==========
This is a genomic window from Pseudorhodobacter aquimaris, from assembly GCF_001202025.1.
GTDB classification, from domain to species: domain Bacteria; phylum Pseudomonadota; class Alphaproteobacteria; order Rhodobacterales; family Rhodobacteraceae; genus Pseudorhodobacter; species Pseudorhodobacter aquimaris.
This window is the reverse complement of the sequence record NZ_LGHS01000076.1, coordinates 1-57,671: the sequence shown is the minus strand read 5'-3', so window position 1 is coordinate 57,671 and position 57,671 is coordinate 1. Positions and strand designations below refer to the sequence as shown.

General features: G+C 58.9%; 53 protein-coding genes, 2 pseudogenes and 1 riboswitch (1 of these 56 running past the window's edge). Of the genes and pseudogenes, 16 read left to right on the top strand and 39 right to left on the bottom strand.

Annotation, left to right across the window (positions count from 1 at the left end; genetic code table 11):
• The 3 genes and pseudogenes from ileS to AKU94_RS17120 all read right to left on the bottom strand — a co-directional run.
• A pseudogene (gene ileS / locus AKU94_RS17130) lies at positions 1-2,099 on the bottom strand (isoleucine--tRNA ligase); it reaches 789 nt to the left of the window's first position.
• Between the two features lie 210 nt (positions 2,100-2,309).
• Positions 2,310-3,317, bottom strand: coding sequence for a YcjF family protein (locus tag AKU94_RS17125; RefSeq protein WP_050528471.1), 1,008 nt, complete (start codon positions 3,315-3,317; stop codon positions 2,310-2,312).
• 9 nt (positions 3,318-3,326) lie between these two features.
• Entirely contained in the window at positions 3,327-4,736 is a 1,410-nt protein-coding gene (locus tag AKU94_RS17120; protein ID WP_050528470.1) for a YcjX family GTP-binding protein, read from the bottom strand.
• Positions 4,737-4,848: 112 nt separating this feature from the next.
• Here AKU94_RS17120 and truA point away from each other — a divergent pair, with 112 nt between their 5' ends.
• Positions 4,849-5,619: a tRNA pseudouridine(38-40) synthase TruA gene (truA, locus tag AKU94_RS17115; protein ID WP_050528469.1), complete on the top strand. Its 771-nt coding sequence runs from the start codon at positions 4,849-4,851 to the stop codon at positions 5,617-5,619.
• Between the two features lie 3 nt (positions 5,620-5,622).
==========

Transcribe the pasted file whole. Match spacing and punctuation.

This is a genomic window from Pseudorhodobacter aquimaris, from assembly GCF_001202025.1.
GTDB classification, from domain to species: domain Bacteria; phylum Pseudomonadota; class Alphaproteobacteria; order Rhodobacterales; family Rhodobacteraceae; genus Pseudorhodobacter; species Pseudorhodobacter aquimaris.
This window is the reverse complement of the sequence record NZ_LGHS01000076.1, coordinates 1-57,671: the sequence shown is the minus strand read 5'-3', so window position 1 is coordinate 57,671 and position 57,671 is coordinate 1. Positions and strand designations below refer to the sequence as shown.

General features: G+C 58.9%; 53 protein-coding genes, 2 pseudogenes and 1 riboswitch (1 of these 56 running past the window's edge). Of the genes and pseudogenes, 16 read left to right on the top strand and 39 right to left on the bottom strand.

Annotation, left to right across the window (positions count from 1 at the left end; genetic code table 11):
• The 3 genes and pseudogenes from ileS to AKU94_RS17120 all read right to left on the bottom strand — a co-directional run.
• A pseudogene (gene ileS / locus AKU94_RS17130) lies at positions 1-2,099 on the bottom strand (isoleucine--tRNA ligase); it reaches 789 nt to the left of the window's first position.
• Between the two features lie 210 nt (positions 2,100-2,309).
• Positions 2,310-3,317, bottom strand: coding sequence for a YcjF family protein (locus tag AKU94_RS17125; RefSeq protein WP_050528471.1), 1,008 nt, complete (start codon positions 3,315-3,317; stop codon positions 2,310-2,312).
• 9 nt (positions 3,318-3,326) lie between these two features.
• Entirely contained in the window at positions 3,327-4,736 is a 1,410-nt protein-coding gene (locus tag AKU94_RS17120; protein ID WP_050528470.1) for a YcjX family GTP-binding protein, read from the bottom strand.
• Positions 4,737-4,848: 112 nt separating this feature from the next.
• Here AKU94_RS17120 and truA point away from each other — a divergent pair, with 112 nt between their 5' ends.
• Positions 4,849-5,619: a tRNA pseudouridine(38-40) synthase TruA gene (truA, locus tag AKU94_RS17115; protein ID WP_050528469.1), complete on the top strand. Its 771-nt coding sequence runs from the start codon at positions 4,849-4,851 to the stop codon at positions 5,617-5,619.
• Between the two features lie 3 nt (positions 5,620-5,622).